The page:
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Jobs' departure a new chance for Apple

By Rik L. Willard, Special to CNN
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STORY HIGHLIGHTS
  • Rik Willard says Steve Jobs' absence could help Apple, says we may be at end of "Jobs era"
  • Company successful, he says, but competition looms as some question its continued "cool"
  • Jobs indeed a legend who gave cultural expression to emerging tech landscape, Willard says
  • Willard: Tim Cook has background for job, will continue -- and spark -- Apple innovation
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Editor's note: Rik L. Willard is the founder and president of RULE7MEDIA, a digital consultancy and venture development firm based in New York. He is speaker on digital media and entrepreneurship, and is a fellow of the Foreign Policy Association.

(CNN) -- Steve Jobs' leave of absence from Apple because of health reasons is a sad turn of events, but the timing may turn out to be the most deeply significant move in a career that is the very definition of significance. It may also, ultimately, save Apple from itself.

Fact is, we appear to be at the end of the Jobs era, and that's OK. Not because we don't love Jobs, because we do. It's because the generation he inspired, and the new markets he created, are maturing. Our get-out-of-the-house gifts are the iPhone, the iPad and a completely new way of being digital: the app.

But it could be that Apple had nowhere to go under Jobs but down.

To be sure, at the moment the company's perch is pretty lofty: A day after Jobs announced his hiatus, the company reported a record-setting 78 percent increase in earnings.

However, there is the long term to consider. Online rumblings question whether Apple is as cool as it once was before it was huge. It has resorted in recent years to what some call "Gestapo-like" tactics to protect its secrecy-shrouded product launches, as in the infamous and ferocious response to an employee's loss of a fourth-generation iPhone prototype last spring. It also has banned certain apps from the iTunes store -- a move that is apparently out of touch with cult purists.

And post-Jobs, Apple's mandate will be to contend, for one thing, with such realities as Android's robust global competition. These times demand a new direction to maintain, but also to deepen, the company's cultural and economic leadership.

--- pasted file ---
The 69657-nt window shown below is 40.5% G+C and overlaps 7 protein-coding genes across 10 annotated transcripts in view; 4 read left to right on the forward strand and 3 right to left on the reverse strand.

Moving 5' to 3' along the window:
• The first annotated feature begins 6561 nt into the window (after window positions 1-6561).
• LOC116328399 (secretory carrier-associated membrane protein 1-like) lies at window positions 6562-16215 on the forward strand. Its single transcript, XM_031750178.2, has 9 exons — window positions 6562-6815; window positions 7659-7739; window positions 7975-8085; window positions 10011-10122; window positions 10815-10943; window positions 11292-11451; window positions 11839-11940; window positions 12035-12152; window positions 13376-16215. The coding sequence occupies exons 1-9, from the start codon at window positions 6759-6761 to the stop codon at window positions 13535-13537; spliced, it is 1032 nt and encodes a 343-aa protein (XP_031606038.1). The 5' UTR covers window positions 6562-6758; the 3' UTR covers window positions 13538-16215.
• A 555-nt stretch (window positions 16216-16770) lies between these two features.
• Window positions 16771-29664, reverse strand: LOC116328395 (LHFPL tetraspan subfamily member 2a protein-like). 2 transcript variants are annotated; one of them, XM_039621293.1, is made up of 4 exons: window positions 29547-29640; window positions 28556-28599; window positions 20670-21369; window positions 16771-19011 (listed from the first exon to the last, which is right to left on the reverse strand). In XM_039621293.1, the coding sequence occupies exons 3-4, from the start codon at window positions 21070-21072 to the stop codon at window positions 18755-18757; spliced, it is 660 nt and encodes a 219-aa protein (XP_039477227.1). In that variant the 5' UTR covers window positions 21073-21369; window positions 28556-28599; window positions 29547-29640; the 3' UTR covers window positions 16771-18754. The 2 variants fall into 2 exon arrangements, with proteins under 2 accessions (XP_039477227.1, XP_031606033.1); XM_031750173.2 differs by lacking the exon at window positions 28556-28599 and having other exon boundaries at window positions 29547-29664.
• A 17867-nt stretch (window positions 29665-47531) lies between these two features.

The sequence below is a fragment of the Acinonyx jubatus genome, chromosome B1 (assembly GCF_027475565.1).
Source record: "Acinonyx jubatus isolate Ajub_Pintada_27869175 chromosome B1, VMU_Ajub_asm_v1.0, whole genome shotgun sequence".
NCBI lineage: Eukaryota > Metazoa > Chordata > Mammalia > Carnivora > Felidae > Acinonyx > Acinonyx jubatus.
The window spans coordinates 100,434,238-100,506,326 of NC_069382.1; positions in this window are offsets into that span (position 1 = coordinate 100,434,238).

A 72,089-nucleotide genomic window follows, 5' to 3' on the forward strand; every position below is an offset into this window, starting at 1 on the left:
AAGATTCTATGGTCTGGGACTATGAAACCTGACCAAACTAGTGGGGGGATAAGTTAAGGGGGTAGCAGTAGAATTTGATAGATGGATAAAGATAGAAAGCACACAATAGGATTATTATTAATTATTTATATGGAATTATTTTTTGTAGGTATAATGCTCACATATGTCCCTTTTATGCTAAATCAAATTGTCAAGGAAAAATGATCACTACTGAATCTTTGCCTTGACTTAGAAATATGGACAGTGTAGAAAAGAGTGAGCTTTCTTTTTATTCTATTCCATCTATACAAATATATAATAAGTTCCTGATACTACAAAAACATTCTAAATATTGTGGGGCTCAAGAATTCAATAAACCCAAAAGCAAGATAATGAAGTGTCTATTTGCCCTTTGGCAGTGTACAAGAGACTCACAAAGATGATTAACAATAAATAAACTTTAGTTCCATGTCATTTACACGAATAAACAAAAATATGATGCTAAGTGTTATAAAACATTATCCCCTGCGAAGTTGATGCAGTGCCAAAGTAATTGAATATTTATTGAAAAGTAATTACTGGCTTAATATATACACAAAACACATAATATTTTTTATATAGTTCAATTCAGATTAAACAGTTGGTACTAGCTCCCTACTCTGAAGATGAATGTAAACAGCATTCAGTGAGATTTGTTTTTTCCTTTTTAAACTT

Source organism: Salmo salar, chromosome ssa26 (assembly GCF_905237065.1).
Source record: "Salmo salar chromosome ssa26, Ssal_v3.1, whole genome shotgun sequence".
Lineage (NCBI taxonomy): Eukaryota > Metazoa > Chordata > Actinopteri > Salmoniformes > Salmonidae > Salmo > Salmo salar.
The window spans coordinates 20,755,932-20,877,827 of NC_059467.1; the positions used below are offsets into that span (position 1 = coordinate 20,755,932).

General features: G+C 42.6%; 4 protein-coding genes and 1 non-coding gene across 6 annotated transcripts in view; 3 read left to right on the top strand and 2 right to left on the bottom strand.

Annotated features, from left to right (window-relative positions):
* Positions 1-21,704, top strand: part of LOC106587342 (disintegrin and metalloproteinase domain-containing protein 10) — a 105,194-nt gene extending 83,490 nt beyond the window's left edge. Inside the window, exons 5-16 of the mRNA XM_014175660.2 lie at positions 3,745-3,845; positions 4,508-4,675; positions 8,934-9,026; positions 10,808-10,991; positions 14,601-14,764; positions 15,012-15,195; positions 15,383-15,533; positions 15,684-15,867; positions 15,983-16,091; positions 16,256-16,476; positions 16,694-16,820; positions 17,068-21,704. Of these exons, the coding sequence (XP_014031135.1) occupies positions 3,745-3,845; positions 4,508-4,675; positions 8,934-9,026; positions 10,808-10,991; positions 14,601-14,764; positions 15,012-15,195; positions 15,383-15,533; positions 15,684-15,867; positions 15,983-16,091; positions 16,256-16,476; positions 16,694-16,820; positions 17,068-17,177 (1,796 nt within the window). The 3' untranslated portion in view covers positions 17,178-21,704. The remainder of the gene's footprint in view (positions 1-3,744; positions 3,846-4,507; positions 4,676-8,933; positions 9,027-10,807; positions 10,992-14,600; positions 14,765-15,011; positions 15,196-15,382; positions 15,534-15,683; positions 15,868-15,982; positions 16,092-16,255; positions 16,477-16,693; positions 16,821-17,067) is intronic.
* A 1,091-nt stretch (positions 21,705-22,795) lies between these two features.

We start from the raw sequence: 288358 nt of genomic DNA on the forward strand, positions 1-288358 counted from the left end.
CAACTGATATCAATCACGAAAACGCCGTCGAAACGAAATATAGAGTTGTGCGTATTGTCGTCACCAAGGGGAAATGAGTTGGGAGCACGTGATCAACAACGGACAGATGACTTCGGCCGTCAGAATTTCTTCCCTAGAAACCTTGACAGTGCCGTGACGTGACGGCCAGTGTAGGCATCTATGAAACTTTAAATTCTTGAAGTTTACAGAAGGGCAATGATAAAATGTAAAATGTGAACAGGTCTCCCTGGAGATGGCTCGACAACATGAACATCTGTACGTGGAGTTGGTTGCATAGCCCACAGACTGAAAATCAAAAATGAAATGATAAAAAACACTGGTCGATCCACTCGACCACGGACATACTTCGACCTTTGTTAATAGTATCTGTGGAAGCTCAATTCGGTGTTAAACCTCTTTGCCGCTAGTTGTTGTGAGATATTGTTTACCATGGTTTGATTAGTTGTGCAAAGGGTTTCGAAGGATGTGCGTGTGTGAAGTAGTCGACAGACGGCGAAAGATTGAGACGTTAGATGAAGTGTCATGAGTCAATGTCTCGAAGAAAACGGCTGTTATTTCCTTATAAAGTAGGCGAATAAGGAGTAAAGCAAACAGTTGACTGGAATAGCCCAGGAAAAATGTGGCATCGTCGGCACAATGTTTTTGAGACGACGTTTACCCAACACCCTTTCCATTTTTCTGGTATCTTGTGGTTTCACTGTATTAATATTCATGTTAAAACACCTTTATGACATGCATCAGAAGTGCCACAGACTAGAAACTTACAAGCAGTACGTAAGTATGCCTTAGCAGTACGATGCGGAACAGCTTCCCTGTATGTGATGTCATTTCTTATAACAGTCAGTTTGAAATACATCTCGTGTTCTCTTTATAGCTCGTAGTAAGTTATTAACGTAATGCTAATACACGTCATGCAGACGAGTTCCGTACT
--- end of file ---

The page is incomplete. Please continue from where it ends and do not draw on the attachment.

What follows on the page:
Of course, it's an understatement to say that Jobs remains a legend and a maverick; his achievements are too numerous to mention here. Suffice to say that he is among that infinitely small group of people who grasped the opportunity of a lifetime and literally changed the world.

A storybook-style, garage-tinkering, bootstrapping entrepreneur and conqueror of galaxies, who could only have been imagined in America: Jobs rises, falls and rises again in Hero's Journey fashion, slinging silicon (and creative advertising) at Microsoft's Goliath the whole way.

But this is no myth. Jobs is the guy who fought a countercultural revolution for the heart and mind of our digital future, was ousted in a bloody coup, then galloped back in to save his dying company.

We know him better yet as the unlikely impresario of techno-cool. His hyperbolic product launches and unique black-and-khaki anti-fashion statements paralleled the edgy gadget-as-fashion promotions. Along the way he gave cultural expression to a generation coming of age in a vast, untamed digital landscape; how we're entertained, how we do business and how we communicate -- all changed forever.

The cult of Apple is the cult of Steve Jobs. That's a fact both that promises much, but is also problematic.

Apple is now Goliath, surpassing Microsoft in market value, impact and almost every other measure of digital culture. Similar to the cult of Bill Gates (yes, there once was one), the company is simply outgrowing its founder. Since "letting go of the baby" is the single hardest thing for a serial entrepreneur such as Jobs, his unfortunate illness may have the touch of divine timing for the company as a whole.

To those paying attention, it seems obvious that Chief Operating Officer Tim Cook is heir apparent. In Jobs' previous heath-related departures (2004 and 2009), Cook got the nod and did a fine job as reserve quarterback. He knows the playbook and the team trusts him.

Cook's background hints at where the company may be heading. Before Apple, he was the vice president of materials for Compaq. The future of all manufacturing has a lot to do with the invention, sourcing, manufacture and acquisition of new materials -- lighter materials, greener materials, cheaper materials, heat-resistant materials.

Cook's particular skill set implies a brave new world of practically anything: He carries industrial engineering and business degrees, has been absorbed in Apple's design ethos for more than two decades and has an eye toward futuristic materials (think everything from digital-infused clothing to nano-materials, 3-D printing and even bio-computing).

Then there's star designer Jony Ive, a Brit who continues to create truly elegant products, simultaneously pushing buttons and boundaries. The industry still plays catch-up to his genius.

Still, we will miss that mojo Jobs wove around product introductions. The mere anticipation of the drama, pomp and circumstance surrounding new Apple products keeps fanboys and pundits salivating, tweeting, info-leaking and predicting for months prior.

Apple will continue to innovate. Jobs has promised that the iPhone 5 and iPad 2 launches will go on without a hitch in 2011.

Which indicates, more than anything, that they've planned well for this day.

The opinion expressed in this commentary are solely those of Rik L. Willard.